Avoiding Culture Clash: The Value of a Shared Notation

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Increasingly, teams are collaborating and working globally.  Efficient use of technology can be a crucial enabler that allows us to communicate with people on the other side of the planet with relative ease.  Low cost video conferencing, web conferencing, and online collaboration systems help us to discuss and debate with remote colleagues in a way that would have once seemed impossible.  We can work in new ways with a much broader range of stakeholders, creating a truly global team.  Yet technology is only one piece of the puzzle—some would argue it is the easy part--and there are pitfalls awaiting the unprepared.

When working in a dispersed team, particularly one that spans organizational and cultural borders, there is a real danger that misunderstandings will occur.  We may communicate in a way that we think is extremely specific and precise, but we may inadvertently be sending conflicting or unclear messages.  However much we might pretend to be objective, the way that we tend to communicate is likely to be colored by our upbringing—with different cultures communicating very differently.  As Hofstede noted, national cultures have different observable traits, and it follows that this has an impact on how communication takes place.   As a person who has spent most of their time growing up in the UK, I know that my communication style is fairly indirect.  When a British person says “It’s really hot in here”, this might actually be a subtle encoded message asking someone to “Open the window!”.  These cultural subtleties and nuances leave room for misunderstanding.

Communication can be made even more difficult when some participants are speaking in their second (or third) languages.   Churchill reportedly observed that “Americans and British are one people separated by a common language”.  As a child, I spent a year of my life in the USA, and I can attest to the accuracy of this statement.  There are British words that have no meaning in the USA—and some that have completely different meanings—and vice versa.  Whether it’s Candy Floss (Cotton Candy) or Polystyrene (Styrofoam) there are ample opportunities for misunderstandings.  And to add to the complexity there are words that have completely different meanings. In the UK you walk on a pavement—in the USA you drive on one (but you walk on the sidewalk). Layer on a completely different language and these opportunities for misunderstanding increase significantly.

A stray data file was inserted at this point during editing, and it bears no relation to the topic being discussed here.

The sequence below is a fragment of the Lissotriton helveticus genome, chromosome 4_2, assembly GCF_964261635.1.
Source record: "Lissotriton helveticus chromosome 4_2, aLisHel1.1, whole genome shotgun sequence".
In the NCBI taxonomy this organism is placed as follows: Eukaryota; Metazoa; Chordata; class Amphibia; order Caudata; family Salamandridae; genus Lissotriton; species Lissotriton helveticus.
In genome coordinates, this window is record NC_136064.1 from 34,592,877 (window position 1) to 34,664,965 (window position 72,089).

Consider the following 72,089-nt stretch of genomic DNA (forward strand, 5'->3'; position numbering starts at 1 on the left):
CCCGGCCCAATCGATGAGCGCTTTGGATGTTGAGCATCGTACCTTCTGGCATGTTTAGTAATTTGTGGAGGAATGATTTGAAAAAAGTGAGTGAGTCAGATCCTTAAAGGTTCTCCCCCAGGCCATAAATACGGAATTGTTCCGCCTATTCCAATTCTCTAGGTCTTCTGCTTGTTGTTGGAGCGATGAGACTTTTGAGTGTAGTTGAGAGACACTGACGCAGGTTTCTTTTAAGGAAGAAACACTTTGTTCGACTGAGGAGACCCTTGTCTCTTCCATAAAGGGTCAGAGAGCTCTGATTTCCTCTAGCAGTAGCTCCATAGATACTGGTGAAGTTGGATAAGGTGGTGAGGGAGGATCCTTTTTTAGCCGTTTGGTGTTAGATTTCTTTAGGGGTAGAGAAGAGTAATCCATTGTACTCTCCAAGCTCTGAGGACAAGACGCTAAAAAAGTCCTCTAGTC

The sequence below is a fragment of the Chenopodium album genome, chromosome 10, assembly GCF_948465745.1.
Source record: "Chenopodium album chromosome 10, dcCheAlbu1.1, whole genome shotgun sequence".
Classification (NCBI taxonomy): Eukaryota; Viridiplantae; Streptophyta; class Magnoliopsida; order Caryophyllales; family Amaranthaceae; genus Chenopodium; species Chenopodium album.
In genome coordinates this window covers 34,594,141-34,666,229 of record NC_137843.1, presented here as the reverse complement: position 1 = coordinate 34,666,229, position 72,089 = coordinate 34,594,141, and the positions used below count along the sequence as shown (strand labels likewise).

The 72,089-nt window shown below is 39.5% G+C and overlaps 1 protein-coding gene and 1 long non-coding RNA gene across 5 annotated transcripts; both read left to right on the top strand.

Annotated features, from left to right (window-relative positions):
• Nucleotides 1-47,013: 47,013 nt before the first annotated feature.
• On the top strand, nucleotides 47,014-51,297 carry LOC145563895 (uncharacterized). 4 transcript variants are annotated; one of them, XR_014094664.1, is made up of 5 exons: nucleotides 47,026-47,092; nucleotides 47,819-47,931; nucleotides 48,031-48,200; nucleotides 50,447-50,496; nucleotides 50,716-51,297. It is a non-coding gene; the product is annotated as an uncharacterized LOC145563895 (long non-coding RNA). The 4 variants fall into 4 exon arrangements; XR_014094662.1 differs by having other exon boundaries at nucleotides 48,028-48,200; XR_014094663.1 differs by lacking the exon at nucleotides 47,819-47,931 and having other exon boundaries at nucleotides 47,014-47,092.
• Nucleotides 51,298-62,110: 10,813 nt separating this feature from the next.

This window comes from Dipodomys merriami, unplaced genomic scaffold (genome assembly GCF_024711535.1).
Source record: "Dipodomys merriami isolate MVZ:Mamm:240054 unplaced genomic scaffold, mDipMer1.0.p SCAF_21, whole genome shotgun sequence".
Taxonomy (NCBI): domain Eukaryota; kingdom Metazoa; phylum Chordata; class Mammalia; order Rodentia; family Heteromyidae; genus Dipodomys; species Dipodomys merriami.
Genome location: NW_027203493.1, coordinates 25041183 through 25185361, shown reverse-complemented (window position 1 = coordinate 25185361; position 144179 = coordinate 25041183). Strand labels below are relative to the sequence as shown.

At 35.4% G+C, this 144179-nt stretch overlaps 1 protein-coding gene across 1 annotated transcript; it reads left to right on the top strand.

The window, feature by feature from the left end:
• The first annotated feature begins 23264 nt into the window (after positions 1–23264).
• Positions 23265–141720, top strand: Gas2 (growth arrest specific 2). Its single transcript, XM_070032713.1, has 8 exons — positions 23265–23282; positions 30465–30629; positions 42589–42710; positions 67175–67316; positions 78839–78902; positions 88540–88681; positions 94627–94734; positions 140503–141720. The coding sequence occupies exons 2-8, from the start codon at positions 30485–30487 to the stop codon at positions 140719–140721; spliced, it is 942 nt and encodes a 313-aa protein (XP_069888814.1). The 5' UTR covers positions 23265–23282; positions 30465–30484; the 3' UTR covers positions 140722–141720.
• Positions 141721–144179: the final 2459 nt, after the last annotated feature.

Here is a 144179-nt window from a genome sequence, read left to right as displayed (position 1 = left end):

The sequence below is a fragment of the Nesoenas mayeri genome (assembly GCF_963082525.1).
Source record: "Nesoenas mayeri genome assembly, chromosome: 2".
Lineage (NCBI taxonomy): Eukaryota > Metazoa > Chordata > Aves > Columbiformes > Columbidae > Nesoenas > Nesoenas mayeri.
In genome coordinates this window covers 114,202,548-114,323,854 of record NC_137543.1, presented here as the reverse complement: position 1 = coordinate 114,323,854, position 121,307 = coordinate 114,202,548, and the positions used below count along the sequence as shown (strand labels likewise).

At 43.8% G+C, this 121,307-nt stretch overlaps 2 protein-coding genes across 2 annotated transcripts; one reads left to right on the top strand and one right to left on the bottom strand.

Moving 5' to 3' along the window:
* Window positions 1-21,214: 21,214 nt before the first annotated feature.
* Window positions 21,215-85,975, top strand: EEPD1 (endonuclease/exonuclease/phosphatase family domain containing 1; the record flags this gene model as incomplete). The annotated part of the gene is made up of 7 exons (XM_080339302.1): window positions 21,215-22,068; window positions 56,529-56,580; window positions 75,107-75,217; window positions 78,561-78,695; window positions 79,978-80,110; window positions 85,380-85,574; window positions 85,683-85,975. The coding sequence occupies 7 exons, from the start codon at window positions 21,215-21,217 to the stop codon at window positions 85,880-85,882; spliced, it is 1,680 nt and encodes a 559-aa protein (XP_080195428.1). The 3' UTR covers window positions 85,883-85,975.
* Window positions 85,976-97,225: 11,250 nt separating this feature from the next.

When we are working on projects it’s key that we communicate precisely and unambiguously.  The consequences of misunderstandings could be costly or catastrophic.  One of the ways that we can achieve this precision is by communicating in a way that is language agnostic.   When working on our projects creating models can be extremely beneficial.  Utilizing formal models with a shared notation enables us to communicate very specific and complex information very succinctly.  When defining a process, a shared (and commonly understood) notation such as BPMN helps us to remove ambiguity. The notation itself has rules and semantics that have a specific meaning—but they are not reliant on solely communicating with the written (or spoken) word.  It has often been said that a picture speaks a thousand words.   If this is true, then a well understood diagram must speak ten thousand words!  Models create opportunities for questions and conversations that help us to clarify and validate that we’re all on the same page.

In summary: Providing all participants have a common understanding of the notation, creating models can be a way of enhancing communication.  It can avoid unnecessary misunderstandings, and can help ensure that everyone is precisely on the same page.